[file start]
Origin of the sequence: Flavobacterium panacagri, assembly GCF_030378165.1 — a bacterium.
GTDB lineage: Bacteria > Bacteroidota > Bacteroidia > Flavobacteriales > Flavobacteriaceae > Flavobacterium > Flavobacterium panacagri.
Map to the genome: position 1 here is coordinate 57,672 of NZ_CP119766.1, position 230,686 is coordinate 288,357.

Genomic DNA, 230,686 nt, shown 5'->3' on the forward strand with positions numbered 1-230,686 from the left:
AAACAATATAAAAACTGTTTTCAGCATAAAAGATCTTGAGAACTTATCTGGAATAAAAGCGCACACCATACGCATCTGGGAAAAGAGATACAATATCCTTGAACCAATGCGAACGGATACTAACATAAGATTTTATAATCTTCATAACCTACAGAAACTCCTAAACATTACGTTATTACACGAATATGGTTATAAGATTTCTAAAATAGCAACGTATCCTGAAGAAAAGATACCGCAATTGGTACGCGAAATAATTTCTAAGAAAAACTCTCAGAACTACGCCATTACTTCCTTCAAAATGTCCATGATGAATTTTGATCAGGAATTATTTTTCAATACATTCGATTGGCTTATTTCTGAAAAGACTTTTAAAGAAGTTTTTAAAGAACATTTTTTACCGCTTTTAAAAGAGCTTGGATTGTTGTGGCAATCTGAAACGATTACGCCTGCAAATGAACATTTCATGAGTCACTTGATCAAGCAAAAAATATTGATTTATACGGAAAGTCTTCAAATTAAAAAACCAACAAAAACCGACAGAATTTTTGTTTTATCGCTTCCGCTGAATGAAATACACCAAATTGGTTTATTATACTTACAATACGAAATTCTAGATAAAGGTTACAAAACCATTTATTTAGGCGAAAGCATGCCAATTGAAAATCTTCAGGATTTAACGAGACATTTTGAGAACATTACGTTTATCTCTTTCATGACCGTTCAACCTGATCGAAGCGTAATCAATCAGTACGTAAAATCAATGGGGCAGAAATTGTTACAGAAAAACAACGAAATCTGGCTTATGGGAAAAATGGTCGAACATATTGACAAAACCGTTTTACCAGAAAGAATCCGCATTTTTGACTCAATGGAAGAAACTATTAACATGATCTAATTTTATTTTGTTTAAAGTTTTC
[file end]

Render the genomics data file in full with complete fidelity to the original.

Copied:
Origin of the sequence: Flavobacterium panacagri, assembly GCF_030378165.1 — a bacterium.
GTDB lineage: Bacteria > Bacteroidota > Bacteroidia > Flavobacteriales > Flavobacteriaceae > Flavobacterium > Flavobacterium panacagri.
Map to the genome: position 1 here is coordinate 57,672 of NZ_CP119766.1, position 230,686 is coordinate 288,357.

Genomic DNA, 230,686 nt, shown 5'->3' on the forward strand with positions numbered 1-230,686 from the left:
AAACAATATAAAAACTGTTTTCAGCATAAAAGATCTTGAGAACTTATCTGGAATAAAAGCGCACACCATACGCATCTGGGAAAAGAGATACAATATCCTTGAACCAATGCGAACGGATACTAACATAAGATTTTATAATCTTCATAACCTACAGAAACTCCTAAACATTACGTTATTACACGAATATGGTTATAAGATTTCTAAAATAGCAACGTATCCTGAAGAAAAGATACCGCAATTGGTACGCGAAATAATTTCTAAGAAAAACTCTCAGAACTACGCCATTACTTCCTTCAAAATGTCCATGATGAATTTTGATCAGGAATTATTTTTCAATACATTCGATTGGCTTATTTCTGAAAAGACTTTTAAAGAAGTTTTTAAAGAACATTTTTTACCGCTTTTAAAAGAGCTTGGATTGTTGTGGCAATCTGAAACGATTACGCCTGCAAATGAACATTTCATGAGTCACTTGATCAAGCAAAAAATATTGATTTATACGGAAAGTCTTCAAATTAAAAAACCAACAAAAACCGACAGAATTTTTGTTTTATCGCTTCCGCTGAATGAAATACACCAAATTGGTTTATTATACTTACAATACGAAATTCTAGATAAAGGTTACAAAACCATTTATTTAGGCGAAAGCATGCCAATTGAAAATCTTCAGGATTTAACGAGACATTTTGAGAACATTACGTTTATCTCTTTCATGACCGTTCAACCTGATCGAAGCGTAATCAATCAGTACGTAAAATCAATGGGGCAGAAATTGTTACAGAAAAACAACGAAATCTGGCTTATGGGAAAAATGGTCGAACATATTGACAAAACCGTTTTACCAGAAAGAATCCGCATTTTTGACTCAATGGAAGAAACTATTAACATGATCTAATTTTATTTTGTTTAAAGTTTTC